Photo Credit:  Peter Hellberg

Ian Seal.

Ian Seal (B.Ed (Sec); M.Soc.Sci) has worked in the fields of capacity building, community development and health promotion for vulnerable children and young people, for more than two decades. He has extensive experience working in complex and disadvantaged communities, such as Australian Aboriginal communities, urban injecting drug users (Australia and the Philippines), island communities in remote areas of Indonesia, LGBTQI+ groups, and with orphans and street children in Uganda, Indonesia and the Philippines. His focus is on strengthening the abilities of children and young people in disadvantaged communities to meet their own needs and maximise their health and wellbeing, and on building the resources and skills of families and communities for children and young people's health.

Ian has worked as a consultant to UNICEF (in the Philippines and Nepal), UNFPA (in Nepal), Youth House in Vietnam, the Victorian Commissioner for Children and Young People, Aboriginal and mainstream community organisations, philanthropic organisations, and the Victorian Education and Human Services Departments. He managed a number of projects for the Centre for Adolescent Health (Royal Children’s Hospital and the University of Melbourne) and has lectured in community development, public health, international development, youth work and child and adolescent health at the University of Melbourne, Deakin University, RMIT and Victoria University. He was awarded a Certificate of Merit in the Australian Heads of Government Violence Prevention Awards for his work in developing and delivering sexual abuse prevention programs to young men in Victorian schools; a Centenary Medal with a citation that reads “For service to improving sexual health outcomes for rural and marginalised youth”,  a Certificate of Outstanding Achievement from the Australian Principal’s Association Professional Development Council and a Certificate of Outstanding Achievement from the Victorian Minister for Community Services.

Photo Credit:  Mitya Ku

Rosie Wheen.

After getting a Bachelor of Education from University of Canberra Rosie followed her passion for travel and adventure and spend 4 formative years as an Australian Volunteer International (AVI) in Kupang and Rote in Indonesia.

This experience set Rosie on a community development career path. On returning to Australia she completed her Masters in Community and International Development at Deakin university.  During this time she worked in a range of paid and volunteer roles such as a policy officer at ACFID, and in a range of education and community development projects in Indonesia and Timor-Leste. She was then privileged to be part of the NTT Primary Education Program phase 1 in Flores, Indonesia. She and her husband spent a wonderful 2 years living and working in Bajawa. Rosie then started at WaterAid Australia in 2004, where she is now the Executive Director.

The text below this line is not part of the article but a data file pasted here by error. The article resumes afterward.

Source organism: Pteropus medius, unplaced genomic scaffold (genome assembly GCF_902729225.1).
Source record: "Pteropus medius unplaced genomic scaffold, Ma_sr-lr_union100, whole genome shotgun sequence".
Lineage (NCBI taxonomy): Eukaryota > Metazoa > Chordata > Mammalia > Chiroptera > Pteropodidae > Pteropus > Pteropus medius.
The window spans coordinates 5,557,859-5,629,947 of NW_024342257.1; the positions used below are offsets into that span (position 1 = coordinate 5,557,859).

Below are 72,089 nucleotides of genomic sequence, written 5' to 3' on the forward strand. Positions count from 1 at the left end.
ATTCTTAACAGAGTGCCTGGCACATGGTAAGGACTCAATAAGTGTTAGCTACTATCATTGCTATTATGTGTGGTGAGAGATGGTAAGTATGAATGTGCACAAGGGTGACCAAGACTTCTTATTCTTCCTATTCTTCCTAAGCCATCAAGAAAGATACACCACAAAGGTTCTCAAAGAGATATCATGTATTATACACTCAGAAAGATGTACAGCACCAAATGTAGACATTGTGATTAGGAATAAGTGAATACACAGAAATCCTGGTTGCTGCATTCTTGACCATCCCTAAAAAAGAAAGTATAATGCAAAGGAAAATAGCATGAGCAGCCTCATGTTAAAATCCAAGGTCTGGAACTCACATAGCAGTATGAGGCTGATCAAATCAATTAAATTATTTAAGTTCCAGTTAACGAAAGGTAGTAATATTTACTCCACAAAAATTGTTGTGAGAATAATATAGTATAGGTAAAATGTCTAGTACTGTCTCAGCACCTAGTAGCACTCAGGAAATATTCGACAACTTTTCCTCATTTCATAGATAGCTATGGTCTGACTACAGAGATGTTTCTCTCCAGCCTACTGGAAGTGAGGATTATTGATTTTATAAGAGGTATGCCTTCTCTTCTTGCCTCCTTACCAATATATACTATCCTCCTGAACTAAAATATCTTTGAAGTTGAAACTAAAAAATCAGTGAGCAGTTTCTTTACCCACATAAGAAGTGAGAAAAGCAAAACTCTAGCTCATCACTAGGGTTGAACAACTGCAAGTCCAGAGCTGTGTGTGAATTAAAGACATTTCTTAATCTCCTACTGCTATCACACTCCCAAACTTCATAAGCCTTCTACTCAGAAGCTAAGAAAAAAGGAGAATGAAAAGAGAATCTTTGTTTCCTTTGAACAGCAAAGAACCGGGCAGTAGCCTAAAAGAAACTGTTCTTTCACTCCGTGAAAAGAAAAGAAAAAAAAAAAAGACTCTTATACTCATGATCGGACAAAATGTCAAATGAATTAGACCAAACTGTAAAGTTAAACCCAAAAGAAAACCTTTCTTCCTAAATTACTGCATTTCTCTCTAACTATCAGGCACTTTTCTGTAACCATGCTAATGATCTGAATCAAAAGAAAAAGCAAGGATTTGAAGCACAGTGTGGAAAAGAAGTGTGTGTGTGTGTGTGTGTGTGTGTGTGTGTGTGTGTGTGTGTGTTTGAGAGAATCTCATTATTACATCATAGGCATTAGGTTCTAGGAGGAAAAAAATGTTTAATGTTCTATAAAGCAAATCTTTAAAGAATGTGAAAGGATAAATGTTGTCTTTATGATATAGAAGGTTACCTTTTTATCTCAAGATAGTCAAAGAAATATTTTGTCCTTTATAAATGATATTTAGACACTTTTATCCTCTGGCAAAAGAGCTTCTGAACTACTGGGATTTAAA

Rosie strives to blend into her life her passion for community, social justice, health in different ways such as through her engagement with her soccer team - the Brunswick Zebras - and her local community in Eltham. Rosie is the proud mum of two gorgeous boys.

Photo Credit:  dimnikolov

Jayke Clayden.

I am a Bachelor of Arts International Studies graduate with a deep commitment to human rights and sustainable community development. I have been involved with THREE since the early days and I’ve spent time working with each of our partner organisations in the Philippines, Australia, Indonesia and Uganda. After a year studying in Indonesia in 2011/12, my commitment to social justice was further galvanised and I returned to Australia to intern at the Asylum Seeker Resource Centre, where I would eventually become an Education Advisor for the next 3 years.

Following the completion of my degree, I began working in disability services, and also took up the position of Volunteer Coordinator at the Darfur Australia Network, where I would go on to serve as the Executive Secretary. Following some time traveling and working on THREE for All projects in the Philippines and Indonesia, I took up a role in London working in partnership development as Partner Projects Coordinator at Frontier: The Society for Environmental Exploration. Recently I have returned to the Southern Hemisphere and I’m currently based in Kupang as the Indonesia Projects Coordinator for the THREE for All Foundation.